Sir Peter Bazalgette appointed Arts Council chairman

Sir Peter Bazalgette Sir Peter Bazalgette will take up the role in February next year

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TV executive Sir Peter Bazalgette has been appointed chairman of the Arts Council England, the Department of Culture has said.

His Endemol production company is behind high-profile hits including Big Brother and Deal Or No Deal.

Sir Peter is also chair of English National Opera and president of the Royal Television Society and served as a non-executive director of Channel 4.

He will succeed Dame Liz Forgan, whose four-year tenure ends on 31 January.

The appointment, approved by Prime Minister David Cameron, was one of the last decisions taken by outgoing Culture Secretary Jeremy Hunt, who has become health secretary in the government reshuffle.

'Amazing work'

Sir Peter is also currently a non-executive director on the board of the Department for Culture, Media and Sport.

He will serve a four-year term at the Arts Council, on an annual salary of £40,000, working up to two days per week.

The government-backed council promotes and funds almost 700 arts bodies across England and, as part of its remit, is involved in investing National Lottery money.

Peter Bazalgette's passion for new media, his entrepreneurial spirit and infectious, can-do enthusiasm are the attributes the government hopes he will bring to the role of Chair at Arts Council England.

He joins the organisation - and arts in general - at a time of flux, trepidation and uncertainty as the budget cuts that were announced last year start to be implemented.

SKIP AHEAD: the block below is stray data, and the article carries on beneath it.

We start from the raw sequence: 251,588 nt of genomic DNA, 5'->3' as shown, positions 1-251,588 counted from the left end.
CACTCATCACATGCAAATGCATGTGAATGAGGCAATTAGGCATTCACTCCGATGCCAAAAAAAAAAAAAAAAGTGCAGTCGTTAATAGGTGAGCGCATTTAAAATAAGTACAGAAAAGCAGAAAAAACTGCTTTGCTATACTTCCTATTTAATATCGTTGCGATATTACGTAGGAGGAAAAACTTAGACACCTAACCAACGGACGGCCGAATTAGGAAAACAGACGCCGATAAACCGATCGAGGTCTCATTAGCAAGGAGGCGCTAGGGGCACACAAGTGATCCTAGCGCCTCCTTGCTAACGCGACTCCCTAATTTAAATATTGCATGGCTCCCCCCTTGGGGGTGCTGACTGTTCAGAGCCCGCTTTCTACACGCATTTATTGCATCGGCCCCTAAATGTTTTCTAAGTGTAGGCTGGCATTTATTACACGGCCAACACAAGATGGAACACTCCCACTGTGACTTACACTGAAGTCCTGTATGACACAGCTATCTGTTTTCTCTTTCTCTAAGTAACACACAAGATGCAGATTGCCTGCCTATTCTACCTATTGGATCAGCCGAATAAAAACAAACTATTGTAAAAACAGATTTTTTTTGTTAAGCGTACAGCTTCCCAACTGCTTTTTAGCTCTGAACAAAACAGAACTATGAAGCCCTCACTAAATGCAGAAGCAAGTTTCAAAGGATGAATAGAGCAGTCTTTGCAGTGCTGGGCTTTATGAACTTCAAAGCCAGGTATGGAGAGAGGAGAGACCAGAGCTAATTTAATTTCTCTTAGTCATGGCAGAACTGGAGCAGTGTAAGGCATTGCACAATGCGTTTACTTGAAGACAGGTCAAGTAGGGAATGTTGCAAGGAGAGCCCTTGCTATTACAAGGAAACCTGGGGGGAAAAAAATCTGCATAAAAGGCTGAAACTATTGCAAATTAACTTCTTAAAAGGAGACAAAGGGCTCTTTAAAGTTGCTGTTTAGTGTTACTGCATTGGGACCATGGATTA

His relationship with the new Culture Secretary, Maria Miller, and a need to give greater support to the regions, are likely to be somewhere near the top of his in-tray.

Between 2011 and 2015, it will invest £1.4 billion of public money and an estimated £1 billion from the National Lottery in a range of projects, from performing arts to museum exhibitions.

Similar bodies take on the role in Northern Ireland, Scotland and Wales.

One of Sir Peter's biggest challenges will be deciding how the council distributes money after 2015.

The Government has told the body to cut 15 per cent from its grants, leaving it with just under £1 billion to distribute. The organisation will also be expected to make 50 per cent cuts to its administrative budget.

Sir Peter said: "Sustaining our vigorous arts and cultural sector is admittedly a challenge but one I greatly look forward to."

Arts Council England chief executive Alan Davey said: "This is an excellent appointment.

"Peter is a great philanthropic contributor to the arts; an enthusiast who has done amazing work with English National Opera and has helped the Arts Council over the years to develop our digital thinking. We look forward to working with him."

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